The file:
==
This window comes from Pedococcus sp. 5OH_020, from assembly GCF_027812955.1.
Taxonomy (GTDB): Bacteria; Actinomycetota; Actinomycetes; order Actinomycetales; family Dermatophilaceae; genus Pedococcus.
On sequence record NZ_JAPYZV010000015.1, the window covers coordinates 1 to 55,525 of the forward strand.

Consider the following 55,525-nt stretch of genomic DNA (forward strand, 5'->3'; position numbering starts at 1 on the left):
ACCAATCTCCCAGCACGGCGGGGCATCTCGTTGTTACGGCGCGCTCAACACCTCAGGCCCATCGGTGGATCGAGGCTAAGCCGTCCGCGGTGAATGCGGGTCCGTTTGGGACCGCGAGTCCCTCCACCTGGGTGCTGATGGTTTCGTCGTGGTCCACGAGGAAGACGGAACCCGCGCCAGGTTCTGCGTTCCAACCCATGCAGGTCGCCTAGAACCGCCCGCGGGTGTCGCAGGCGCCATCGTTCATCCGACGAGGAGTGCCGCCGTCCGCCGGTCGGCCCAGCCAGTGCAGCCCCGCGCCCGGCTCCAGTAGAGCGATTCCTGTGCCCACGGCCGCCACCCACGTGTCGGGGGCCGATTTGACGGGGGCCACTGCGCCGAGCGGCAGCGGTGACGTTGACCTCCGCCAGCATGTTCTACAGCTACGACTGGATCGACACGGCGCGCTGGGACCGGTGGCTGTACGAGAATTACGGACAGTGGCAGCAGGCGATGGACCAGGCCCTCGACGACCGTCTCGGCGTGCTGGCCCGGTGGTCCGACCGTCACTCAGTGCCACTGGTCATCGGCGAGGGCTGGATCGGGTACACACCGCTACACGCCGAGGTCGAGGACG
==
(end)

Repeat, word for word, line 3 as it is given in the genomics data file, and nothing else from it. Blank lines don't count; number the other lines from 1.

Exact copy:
On sequence record NZ_JAPYZV010000015.1, the window covers coordinates 1 to 55,525 of the forward strand.